After the EC0 and EC1 values are obtained, they are temperature compensated to 25° C. (for MTC and ATC modes) using an alcohol evaluation algorithm based on internal EC0 (temperature) and EC1 (temperature) compensation curves determined for standard alcohol references with different initial conductivity values. These values are called EC0 (25° C.) and EC1 (25° C.). Accordingly, with the user setting for sugar compensation at dEC1 correction is applied to the EC1 (25° C.).

As a result, using EC0 (25° C.) and EC1(25° C.)=EC1(25° C.)+dEC1 (sugar compensation), the alcohol content for wine is evaluated based upon known data of plotted curves obtained by using different standard alcohol samples with different initial conductivity measured at 25° C. At the end of the measurement, the percentage of alcohol content (% v/v) is displayed on the meter. Of course, actual curves may not be actually plotted as the evaluation preferably may takes place fully within software.

Therefore, the present invention provides a method for alcohol content determination that requires less skill and provides a more accurate result for alcohol content. The present invention provides a method for alcohol content determination of a test sample such as a liquid. Specifically, it provides a low-cost, easy-to-use, and accurate method for determining alcohol content in alcoholic beverages such as wine. The method for alcohol content determination contains the following steps. A known quantity of a test sample, such as wine, is provided. A measurement of electrolytic conductivity (EC0) of the test sample is taken. Next, the known quantity of conductive additive with known composition is added to the test sample to produce a solution. A measurement of electrolytic conductivity (EC1) is taken for the solution. Data, in the form of a graph represents predetermined values on an x axis for EC0 and y axis for EC1 with corresponding curves plotting known alcohol concentrations is provided for comparison. The electrolytic conductivity values for EC0 and EC1 are cross-referenced against the data to determine a value for the alcohol concentration of the test sample.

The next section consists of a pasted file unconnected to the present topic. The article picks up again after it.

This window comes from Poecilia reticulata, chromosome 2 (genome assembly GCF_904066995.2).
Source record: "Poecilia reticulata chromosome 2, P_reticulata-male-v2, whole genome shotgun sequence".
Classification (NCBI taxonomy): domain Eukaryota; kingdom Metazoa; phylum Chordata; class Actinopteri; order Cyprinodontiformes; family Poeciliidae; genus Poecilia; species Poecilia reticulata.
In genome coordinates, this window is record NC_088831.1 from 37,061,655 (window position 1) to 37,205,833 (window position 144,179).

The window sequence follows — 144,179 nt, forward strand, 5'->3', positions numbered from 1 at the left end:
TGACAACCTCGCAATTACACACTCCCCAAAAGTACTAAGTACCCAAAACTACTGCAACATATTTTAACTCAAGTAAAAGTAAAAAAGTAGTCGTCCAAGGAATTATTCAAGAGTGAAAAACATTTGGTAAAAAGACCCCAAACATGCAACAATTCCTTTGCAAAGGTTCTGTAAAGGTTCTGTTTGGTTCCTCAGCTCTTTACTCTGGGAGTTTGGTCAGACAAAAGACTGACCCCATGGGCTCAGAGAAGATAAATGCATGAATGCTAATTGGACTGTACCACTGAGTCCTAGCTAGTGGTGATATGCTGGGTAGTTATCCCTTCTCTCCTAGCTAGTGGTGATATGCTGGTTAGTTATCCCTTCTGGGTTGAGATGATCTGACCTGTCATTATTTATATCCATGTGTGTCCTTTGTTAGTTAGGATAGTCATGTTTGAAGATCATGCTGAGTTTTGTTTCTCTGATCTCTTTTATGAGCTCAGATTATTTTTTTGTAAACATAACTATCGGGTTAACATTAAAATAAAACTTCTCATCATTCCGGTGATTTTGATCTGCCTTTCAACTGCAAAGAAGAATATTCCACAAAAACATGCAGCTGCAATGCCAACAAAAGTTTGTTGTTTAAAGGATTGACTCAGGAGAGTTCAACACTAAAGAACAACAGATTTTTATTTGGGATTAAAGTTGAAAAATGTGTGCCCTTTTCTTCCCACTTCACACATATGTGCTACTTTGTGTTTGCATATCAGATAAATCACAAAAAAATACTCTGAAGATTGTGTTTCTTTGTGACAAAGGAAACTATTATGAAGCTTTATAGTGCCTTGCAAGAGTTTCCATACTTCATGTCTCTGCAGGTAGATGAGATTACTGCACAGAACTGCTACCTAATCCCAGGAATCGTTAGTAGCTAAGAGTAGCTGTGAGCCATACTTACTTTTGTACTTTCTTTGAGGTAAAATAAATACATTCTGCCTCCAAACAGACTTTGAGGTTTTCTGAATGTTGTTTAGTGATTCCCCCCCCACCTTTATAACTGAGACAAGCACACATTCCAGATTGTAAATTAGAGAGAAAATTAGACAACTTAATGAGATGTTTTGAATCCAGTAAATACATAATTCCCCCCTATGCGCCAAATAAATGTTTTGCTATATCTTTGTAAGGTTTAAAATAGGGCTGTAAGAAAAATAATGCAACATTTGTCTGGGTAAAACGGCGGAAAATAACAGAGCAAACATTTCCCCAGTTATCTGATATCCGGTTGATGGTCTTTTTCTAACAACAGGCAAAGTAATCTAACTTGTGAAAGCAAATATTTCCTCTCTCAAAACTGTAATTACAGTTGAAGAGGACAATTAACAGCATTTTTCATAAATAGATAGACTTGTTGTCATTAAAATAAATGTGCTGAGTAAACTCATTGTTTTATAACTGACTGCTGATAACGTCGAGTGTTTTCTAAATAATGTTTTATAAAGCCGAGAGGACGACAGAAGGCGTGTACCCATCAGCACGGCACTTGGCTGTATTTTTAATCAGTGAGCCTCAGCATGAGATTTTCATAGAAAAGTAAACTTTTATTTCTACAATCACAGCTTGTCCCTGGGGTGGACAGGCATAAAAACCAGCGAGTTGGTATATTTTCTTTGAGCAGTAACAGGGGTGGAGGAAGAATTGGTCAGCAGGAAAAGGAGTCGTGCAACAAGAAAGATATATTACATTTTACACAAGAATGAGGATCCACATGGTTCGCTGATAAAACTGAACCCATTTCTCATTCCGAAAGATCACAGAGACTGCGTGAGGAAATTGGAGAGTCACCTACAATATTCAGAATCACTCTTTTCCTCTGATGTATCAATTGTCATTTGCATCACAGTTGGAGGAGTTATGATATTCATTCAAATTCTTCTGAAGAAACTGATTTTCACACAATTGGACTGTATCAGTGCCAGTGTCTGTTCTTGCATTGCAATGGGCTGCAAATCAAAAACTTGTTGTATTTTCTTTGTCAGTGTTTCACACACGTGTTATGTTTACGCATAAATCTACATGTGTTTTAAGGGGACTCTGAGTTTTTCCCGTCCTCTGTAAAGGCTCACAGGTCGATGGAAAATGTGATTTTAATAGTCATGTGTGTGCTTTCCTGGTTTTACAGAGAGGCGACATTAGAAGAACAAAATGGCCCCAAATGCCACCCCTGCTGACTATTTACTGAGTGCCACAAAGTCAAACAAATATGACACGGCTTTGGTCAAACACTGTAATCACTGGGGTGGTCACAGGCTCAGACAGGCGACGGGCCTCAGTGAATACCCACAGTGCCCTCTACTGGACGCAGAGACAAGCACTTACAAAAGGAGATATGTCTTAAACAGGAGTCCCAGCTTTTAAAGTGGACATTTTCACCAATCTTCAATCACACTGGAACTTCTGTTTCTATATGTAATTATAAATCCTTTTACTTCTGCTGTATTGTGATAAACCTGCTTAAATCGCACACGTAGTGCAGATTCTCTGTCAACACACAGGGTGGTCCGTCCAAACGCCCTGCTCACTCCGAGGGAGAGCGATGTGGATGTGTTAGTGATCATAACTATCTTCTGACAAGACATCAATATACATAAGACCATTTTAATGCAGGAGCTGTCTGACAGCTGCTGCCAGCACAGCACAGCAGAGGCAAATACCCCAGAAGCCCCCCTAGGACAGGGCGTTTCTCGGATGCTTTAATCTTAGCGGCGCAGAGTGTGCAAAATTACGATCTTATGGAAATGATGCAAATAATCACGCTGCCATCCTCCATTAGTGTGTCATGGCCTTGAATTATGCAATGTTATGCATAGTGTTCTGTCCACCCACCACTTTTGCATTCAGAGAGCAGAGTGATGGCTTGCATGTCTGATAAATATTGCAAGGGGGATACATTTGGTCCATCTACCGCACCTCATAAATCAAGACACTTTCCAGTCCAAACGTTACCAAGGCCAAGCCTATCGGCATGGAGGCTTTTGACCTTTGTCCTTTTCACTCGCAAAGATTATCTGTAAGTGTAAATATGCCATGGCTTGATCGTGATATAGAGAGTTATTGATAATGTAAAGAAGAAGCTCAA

It should be understood that the method for alcohol content determination describes terms of volume additions as volume/volume. Similarly, the method can be implemented in terms of weights instead of volumes, giving results in (weight/weight) or combinations of weights and volumes.

It would be appreciated by those skilled in the art that various changes and modifications can be made to the illustrated embodiments without departing from the spirit of the present invention. All such modifications and changes are intended to be covered by the appended claims and the present invention.

Classifications
U.S. Classification702/25
International ClassificationG01N33/00
Cooperative ClassificationG01N33/146
European ClassificationG01N33/14C
Legal Events
DateCodeEventDescription
Oct 17, 2008ASAssignment
Owner name: HANNA INSTRUMENTS, INC., RHODE ISLAND
Free format text: ASSIGNMENT OF ASSIGNORS INTEREST;ASSIGNORS:NARDO, OSCAR;NARDO, MARTINO;FRANCO, PIERO;REEL/FRAME:021695/0607;SIGNING DATES FROM 20081014 TO 20081015
Free format text: ASSIGNMENT OF ASSIGNORS INTEREST;ASSIGNORS:NARDO, OSCAR;NARDO, MARTINO;FRANCO, PIERO;SIGNING DATES FROM 20081014 TO 20081015;REEL/FRAME:021695/0607